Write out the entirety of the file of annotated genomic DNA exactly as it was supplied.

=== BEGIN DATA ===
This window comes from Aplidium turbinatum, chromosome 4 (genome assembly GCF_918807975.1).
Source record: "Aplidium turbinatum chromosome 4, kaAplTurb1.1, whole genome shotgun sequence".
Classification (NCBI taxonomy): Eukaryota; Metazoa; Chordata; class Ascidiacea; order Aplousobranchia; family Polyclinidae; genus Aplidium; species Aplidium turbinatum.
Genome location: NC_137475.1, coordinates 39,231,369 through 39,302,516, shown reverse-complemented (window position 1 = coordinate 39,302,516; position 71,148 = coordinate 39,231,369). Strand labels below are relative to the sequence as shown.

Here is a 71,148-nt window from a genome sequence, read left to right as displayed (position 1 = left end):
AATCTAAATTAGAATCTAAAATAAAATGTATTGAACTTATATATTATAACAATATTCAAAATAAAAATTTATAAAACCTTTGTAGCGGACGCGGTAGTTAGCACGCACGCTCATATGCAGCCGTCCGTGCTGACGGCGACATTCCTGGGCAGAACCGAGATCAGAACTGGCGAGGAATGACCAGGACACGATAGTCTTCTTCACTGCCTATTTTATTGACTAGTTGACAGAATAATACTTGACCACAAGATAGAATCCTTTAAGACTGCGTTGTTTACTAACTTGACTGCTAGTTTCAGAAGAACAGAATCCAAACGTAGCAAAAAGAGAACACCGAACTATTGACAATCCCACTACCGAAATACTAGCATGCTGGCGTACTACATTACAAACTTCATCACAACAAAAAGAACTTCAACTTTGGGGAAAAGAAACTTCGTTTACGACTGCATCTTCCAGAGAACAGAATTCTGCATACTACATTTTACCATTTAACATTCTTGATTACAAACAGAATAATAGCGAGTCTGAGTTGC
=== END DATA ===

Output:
This window comes from Aplidium turbinatum, chromosome 4 (genome assembly GCF_918807975.1).
Source record: "Aplidium turbinatum chromosome 4, kaAplTurb1.1, whole genome shotgun sequence".
Classification (NCBI taxonomy): Eukaryota; Metazoa; Chordata; class Ascidiacea; order Aplousobranchia; family Polyclinidae; genus Aplidium; species Aplidium turbinatum.
Genome location: NC_137475.1, coordinates 39,231,369 through 39,302,516, shown reverse-complemented (window position 1 = coordinate 39,302,516; position 71,148 = coordinate 39,231,369). Strand labels below are relative to the sequence as shown.

Here is a 71,148-nt window from a genome sequence, read left to right as displayed (position 1 = left end):
AATCTAAATTAGAATCTAAAATAAAATGTATTGAACTTATATATTATAACAATATTCAAAATAAAAATTTATAAAACCTTTGTAGCGGACGCGGTAGTTAGCACGCACGCTCATATGCAGCCGTCCGTGCTGACGGCGACATTCCTGGGCAGAACCGAGATCAGAACTGGCGAGGAATGACCAGGACACGATAGTCTTCTTCACTGCCTATTTTATTGACTAGTTGACAGAATAATACTTGACCACAAGATAGAATCCTTTAAGACTGCGTTGTTTACTAACTTGACTGCTAGTTTCAGAAGAACAGAATCCAAACGTAGCAAAAAGAGAACACCGAACTATTGACAATCCCACTACCGAAATACTAGCATGCTGGCGTACTACATTACAAACTTCATCACAACAAAAAGAACTTCAACTTTGGGGAAAAGAAACTTCGTTTACGACTGCATCTTCCAGAGAACAGAATTCTGCATACTACATTTTACCATTTAACATTCTTGATTACAAACAGAATAATAGCGAGTCTGAGTTGC